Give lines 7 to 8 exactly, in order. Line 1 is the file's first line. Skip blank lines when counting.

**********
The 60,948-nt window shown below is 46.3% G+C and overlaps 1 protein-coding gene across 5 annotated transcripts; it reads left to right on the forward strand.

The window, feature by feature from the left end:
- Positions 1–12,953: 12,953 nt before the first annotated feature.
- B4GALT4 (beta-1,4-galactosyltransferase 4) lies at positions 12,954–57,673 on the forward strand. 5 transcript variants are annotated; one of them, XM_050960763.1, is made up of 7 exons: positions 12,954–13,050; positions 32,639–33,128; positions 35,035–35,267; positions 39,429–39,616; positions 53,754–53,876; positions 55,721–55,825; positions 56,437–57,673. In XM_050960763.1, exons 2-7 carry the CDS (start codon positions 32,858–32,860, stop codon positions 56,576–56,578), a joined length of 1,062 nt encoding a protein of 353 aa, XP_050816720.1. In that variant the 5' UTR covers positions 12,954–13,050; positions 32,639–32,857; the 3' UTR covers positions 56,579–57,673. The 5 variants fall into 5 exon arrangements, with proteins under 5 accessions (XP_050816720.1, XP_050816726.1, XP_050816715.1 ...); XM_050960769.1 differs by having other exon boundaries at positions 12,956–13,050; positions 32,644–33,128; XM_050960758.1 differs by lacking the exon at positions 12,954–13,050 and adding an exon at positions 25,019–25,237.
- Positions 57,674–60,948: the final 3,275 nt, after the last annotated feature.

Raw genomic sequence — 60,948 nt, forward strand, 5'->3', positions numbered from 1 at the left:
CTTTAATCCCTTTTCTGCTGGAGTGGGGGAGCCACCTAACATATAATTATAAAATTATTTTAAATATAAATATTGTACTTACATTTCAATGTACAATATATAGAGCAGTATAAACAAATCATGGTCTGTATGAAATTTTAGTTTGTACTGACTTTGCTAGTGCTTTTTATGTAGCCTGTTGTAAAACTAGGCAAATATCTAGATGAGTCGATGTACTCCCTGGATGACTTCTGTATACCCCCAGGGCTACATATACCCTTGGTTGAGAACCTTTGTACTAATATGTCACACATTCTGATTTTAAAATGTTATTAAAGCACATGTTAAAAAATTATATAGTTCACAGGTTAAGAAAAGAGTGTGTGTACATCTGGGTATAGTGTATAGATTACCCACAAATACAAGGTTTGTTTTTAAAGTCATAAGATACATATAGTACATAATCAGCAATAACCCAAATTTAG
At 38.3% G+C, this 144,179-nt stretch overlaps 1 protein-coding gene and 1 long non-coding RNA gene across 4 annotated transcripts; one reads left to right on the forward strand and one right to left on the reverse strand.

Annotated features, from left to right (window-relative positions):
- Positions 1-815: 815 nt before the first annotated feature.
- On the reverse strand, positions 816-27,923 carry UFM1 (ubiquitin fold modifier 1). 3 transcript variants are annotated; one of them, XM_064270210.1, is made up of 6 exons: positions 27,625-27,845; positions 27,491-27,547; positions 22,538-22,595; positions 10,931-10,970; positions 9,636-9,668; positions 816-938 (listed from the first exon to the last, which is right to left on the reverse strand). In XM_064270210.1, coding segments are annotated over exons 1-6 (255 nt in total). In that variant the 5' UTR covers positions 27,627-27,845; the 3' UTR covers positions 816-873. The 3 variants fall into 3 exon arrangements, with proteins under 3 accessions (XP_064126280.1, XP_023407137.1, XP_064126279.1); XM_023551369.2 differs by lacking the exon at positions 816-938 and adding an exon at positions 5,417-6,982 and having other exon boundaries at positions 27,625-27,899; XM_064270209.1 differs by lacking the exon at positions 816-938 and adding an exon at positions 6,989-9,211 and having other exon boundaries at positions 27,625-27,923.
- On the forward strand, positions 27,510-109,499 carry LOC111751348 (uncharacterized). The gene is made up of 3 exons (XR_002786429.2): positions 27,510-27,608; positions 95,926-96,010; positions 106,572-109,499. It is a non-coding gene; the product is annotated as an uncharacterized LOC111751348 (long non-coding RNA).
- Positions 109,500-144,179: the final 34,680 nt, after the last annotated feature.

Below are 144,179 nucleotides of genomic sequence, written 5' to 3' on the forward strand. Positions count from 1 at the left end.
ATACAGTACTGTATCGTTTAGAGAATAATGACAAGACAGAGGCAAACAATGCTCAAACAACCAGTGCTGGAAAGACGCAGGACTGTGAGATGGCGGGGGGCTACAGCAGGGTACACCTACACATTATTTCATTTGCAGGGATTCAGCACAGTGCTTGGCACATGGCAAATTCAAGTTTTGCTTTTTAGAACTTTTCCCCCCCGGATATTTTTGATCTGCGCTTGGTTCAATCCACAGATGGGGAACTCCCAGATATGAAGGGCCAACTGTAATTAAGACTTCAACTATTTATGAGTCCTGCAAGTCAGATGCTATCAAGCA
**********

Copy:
CTTTAATCCCTTTTCTGCTGGAGTGGGGGAGCCACCTAACATATAATTATAAAATTATTTTAAATATAAATATTGTACTTACATTTCAATGTACAATATATAGAGCAGTATAAACAAATCATGGTCTGTATGAAATTTTAGTTTGTACTGACTTTGCTAGTGCTTTTTATGTAGCCTGTTGTAAAACTAGGCAAATATCTAGATGAGTCGATGTACTCCCTGGATGACTTCTGTATACCCCCAGGGCTACATATACCCTTGGTTGAGAACCTTTGTACTAATATGTCACACATTCTGATTTTAAAATGTTATTAAAGCACATGTTAAAAAATTATATAGTTCACAGGTTAAGAAAAGAGTGTGTGTACATCTGGGTATAGTGTATAGATTACCCACAAATACAAGGTTTGTTTTTAAAGTCATAAGATACATATAGTACATAATCAGCAATAACCCAAATTTAG
At 38.3% G+C, this 144,179-nt stretch overlaps 1 protein-coding gene and 1 long non-coding RNA gene across 4 annotated transcripts; one reads left to right on the forward strand and one right to left on the reverse strand.